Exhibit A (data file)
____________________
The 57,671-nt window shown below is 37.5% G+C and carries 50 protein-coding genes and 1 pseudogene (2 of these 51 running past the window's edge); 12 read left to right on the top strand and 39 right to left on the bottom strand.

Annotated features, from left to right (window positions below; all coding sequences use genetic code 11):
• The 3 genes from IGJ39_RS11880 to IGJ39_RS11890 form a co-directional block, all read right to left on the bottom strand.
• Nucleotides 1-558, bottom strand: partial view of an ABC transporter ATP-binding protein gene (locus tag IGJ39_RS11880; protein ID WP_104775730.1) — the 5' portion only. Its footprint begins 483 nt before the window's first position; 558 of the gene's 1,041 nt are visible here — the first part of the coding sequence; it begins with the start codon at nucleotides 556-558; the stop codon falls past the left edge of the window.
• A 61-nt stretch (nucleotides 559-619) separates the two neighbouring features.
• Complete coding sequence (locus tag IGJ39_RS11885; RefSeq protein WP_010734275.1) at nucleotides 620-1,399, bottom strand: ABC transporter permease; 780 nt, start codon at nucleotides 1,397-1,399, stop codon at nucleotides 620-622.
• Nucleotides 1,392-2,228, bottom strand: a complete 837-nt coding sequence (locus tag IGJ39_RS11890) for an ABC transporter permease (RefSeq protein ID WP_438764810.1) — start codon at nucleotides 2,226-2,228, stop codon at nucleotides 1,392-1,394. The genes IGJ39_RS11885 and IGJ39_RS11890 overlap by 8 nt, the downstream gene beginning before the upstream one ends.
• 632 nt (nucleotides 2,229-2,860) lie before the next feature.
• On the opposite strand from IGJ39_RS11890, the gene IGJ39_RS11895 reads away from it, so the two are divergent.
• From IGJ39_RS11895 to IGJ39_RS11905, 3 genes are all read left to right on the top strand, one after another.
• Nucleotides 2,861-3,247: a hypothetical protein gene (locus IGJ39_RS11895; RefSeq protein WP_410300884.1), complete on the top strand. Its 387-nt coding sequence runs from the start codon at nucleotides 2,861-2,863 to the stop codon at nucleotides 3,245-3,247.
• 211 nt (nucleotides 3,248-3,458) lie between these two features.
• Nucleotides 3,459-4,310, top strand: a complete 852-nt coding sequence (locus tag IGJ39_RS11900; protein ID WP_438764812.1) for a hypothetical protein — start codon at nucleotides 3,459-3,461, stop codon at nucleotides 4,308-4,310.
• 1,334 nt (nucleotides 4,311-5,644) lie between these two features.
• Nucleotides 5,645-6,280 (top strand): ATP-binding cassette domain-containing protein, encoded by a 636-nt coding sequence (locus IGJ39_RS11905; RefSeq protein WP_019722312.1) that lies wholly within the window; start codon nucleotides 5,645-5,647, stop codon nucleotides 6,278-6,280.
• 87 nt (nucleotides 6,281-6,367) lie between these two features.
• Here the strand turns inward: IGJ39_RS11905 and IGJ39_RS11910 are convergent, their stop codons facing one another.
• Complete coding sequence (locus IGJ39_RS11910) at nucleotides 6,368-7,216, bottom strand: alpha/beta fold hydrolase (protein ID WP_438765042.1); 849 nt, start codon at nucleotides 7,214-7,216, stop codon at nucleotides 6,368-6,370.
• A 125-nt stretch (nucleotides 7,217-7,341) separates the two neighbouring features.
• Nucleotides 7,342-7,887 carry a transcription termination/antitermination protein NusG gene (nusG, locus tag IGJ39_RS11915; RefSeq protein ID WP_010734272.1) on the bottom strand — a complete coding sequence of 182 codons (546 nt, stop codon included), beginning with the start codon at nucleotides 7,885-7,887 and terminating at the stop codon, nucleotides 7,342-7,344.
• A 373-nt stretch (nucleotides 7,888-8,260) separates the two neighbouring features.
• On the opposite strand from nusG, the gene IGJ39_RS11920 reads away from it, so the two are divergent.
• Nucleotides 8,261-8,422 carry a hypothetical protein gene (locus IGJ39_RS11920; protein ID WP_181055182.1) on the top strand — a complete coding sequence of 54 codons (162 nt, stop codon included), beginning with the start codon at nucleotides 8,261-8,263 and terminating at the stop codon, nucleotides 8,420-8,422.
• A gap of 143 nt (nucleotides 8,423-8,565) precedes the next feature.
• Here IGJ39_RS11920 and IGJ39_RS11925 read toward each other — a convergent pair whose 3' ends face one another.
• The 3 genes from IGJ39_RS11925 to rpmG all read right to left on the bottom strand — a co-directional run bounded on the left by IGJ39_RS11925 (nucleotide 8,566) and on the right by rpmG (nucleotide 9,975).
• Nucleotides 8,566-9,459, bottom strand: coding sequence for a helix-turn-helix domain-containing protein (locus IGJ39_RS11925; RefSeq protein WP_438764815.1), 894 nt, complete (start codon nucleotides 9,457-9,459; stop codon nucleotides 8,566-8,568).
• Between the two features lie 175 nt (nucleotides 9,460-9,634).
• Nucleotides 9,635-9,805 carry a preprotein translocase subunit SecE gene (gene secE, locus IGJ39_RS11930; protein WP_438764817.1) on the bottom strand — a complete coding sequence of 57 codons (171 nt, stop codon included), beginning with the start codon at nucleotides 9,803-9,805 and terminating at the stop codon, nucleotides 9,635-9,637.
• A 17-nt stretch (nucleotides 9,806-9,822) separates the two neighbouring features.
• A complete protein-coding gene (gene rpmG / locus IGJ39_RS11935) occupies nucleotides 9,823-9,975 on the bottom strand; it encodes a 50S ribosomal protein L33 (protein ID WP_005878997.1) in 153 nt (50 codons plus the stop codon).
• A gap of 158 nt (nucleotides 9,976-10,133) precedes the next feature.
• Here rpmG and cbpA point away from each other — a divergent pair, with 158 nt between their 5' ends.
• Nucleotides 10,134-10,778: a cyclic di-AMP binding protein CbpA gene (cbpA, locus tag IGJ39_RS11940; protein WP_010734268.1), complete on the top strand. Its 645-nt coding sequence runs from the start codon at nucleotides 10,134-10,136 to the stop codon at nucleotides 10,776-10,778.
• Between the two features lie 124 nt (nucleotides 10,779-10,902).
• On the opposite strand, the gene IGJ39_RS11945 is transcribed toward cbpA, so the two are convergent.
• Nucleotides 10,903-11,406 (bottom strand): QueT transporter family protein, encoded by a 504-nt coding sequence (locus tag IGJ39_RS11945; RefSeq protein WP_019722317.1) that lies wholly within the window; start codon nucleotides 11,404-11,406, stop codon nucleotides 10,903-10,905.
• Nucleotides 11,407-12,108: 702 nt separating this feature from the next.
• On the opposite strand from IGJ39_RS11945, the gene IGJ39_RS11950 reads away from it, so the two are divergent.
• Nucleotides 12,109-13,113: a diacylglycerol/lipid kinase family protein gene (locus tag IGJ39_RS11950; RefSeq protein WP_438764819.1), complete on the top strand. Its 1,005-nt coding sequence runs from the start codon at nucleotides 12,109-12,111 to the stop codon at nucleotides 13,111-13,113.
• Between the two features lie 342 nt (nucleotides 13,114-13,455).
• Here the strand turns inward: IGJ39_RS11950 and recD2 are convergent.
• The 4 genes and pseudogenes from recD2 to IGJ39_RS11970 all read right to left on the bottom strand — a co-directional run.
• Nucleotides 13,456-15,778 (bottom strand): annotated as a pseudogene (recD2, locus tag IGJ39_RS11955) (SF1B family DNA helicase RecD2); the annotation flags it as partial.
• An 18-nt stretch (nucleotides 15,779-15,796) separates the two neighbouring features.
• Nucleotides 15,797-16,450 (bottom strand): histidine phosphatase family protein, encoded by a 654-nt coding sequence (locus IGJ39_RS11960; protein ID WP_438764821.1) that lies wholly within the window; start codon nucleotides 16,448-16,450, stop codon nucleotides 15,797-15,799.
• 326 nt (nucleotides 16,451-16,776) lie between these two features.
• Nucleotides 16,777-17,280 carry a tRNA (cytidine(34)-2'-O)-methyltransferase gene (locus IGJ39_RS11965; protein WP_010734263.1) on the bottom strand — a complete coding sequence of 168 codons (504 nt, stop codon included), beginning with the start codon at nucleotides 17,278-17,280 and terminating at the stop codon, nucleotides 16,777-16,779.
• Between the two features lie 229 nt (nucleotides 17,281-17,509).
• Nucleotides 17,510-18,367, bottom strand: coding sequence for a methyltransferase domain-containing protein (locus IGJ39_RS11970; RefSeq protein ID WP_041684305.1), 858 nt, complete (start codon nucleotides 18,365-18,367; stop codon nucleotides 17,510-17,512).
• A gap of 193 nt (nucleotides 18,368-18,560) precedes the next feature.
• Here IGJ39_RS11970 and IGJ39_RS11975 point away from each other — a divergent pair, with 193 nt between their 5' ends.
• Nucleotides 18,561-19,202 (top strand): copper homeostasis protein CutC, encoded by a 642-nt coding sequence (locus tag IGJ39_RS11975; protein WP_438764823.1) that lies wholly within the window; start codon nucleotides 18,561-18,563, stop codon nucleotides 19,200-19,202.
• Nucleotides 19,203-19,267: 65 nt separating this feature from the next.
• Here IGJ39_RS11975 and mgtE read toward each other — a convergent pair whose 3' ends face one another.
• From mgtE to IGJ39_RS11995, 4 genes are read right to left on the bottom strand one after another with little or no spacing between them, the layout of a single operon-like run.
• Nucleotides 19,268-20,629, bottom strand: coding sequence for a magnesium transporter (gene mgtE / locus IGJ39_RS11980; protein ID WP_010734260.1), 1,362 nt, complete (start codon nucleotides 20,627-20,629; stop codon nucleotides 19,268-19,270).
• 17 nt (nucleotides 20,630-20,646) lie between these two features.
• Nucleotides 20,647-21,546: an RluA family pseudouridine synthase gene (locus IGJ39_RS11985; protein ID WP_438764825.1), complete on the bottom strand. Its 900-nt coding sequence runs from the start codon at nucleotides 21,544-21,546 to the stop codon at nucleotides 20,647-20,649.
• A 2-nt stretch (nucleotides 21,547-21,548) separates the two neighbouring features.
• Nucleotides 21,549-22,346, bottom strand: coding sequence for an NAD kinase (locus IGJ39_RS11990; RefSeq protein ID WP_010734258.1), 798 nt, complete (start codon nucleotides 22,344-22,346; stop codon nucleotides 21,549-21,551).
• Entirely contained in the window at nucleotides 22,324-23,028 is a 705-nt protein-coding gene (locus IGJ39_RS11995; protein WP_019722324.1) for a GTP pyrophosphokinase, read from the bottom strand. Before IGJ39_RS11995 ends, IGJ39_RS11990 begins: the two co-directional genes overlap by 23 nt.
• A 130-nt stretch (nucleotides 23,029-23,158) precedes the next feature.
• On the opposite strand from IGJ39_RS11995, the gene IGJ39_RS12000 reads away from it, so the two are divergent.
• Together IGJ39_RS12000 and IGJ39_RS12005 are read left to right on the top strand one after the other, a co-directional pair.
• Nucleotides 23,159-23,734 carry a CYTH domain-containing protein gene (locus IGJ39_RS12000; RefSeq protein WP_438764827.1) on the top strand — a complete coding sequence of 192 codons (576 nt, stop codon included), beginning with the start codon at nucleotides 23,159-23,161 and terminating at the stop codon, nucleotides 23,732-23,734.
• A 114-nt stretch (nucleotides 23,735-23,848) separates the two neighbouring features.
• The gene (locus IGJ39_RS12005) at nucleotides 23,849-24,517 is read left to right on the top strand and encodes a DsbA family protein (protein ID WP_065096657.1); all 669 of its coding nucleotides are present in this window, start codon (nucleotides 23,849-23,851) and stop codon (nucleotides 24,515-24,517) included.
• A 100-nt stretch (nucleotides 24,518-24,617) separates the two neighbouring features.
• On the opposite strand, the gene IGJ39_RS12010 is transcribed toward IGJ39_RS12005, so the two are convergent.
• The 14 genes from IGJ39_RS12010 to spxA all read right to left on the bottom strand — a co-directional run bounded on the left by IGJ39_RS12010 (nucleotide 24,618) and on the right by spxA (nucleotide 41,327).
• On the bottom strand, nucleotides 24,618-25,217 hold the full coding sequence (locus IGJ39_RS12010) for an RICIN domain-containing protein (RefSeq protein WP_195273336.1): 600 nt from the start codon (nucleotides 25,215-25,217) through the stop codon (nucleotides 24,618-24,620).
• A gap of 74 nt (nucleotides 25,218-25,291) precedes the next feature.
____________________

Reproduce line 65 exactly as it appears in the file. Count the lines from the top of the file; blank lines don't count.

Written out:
• Together IGJ39_RS12000 and IGJ39_RS12005 are read left to right on the top strand one after the other, a co-directional pair.